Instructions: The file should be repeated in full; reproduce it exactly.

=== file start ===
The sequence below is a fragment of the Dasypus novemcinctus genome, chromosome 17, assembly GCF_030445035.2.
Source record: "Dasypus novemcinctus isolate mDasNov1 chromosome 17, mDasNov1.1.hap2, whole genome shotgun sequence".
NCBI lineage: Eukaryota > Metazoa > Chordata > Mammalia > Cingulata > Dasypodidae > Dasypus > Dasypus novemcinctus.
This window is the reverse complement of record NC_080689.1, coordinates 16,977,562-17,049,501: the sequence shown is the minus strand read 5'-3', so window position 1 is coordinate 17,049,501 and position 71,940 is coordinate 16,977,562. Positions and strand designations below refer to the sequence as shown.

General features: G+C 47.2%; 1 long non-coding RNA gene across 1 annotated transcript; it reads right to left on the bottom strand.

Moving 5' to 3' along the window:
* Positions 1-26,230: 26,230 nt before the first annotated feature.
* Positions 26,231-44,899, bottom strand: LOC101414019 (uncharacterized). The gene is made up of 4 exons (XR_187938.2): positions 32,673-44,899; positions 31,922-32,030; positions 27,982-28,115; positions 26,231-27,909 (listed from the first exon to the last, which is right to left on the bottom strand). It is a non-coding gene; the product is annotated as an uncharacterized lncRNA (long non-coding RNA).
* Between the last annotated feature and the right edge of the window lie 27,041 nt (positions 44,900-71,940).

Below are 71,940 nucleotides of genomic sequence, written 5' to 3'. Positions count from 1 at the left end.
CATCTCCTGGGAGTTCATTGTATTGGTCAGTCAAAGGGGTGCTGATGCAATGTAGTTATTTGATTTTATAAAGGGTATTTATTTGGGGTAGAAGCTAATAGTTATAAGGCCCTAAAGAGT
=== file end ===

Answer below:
The sequence below is a fragment of the Dasypus novemcinctus genome, chromosome 17, assembly GCF_030445035.2.
Source record: "Dasypus novemcinctus isolate mDasNov1 chromosome 17, mDasNov1.1.hap2, whole genome shotgun sequence".
NCBI lineage: Eukaryota > Metazoa > Chordata > Mammalia > Cingulata > Dasypodidae > Dasypus > Dasypus novemcinctus.
This window is the reverse complement of record NC_080689.1, coordinates 16,977,562-17,049,501: the sequence shown is the minus strand read 5'-3', so window position 1 is coordinate 17,049,501 and position 71,940 is coordinate 16,977,562. Positions and strand designations below refer to the sequence as shown.

General features: G+C 47.2%; 1 long non-coding RNA gene across 1 annotated transcript; it reads right to left on the bottom strand.

Moving 5' to 3' along the window:
* Positions 1-26,230: 26,230 nt before the first annotated feature.
* Positions 26,231-44,899, bottom strand: LOC101414019 (uncharacterized). The gene is made up of 4 exons (XR_187938.2): positions 32,673-44,899; positions 31,922-32,030; positions 27,982-28,115; positions 26,231-27,909 (listed from the first exon to the last, which is right to left on the bottom strand). It is a non-coding gene; the product is annotated as an uncharacterized lncRNA (long non-coding RNA).
* Between the last annotated feature and the right edge of the window lie 27,041 nt (positions 44,900-71,940).

Below are 71,940 nucleotides of genomic sequence, written 5' to 3'. Positions count from 1 at the left end.
CATCTCCTGGGAGTTCATTGTATTGGTCAGTCAAAGGGGTGCTGATGCAATGTAGTTATTTGATTTTATAAAGGGTATTTATTTGGGGTAGAAGCTAATAGTTATAAGGCCCTAAAGAGT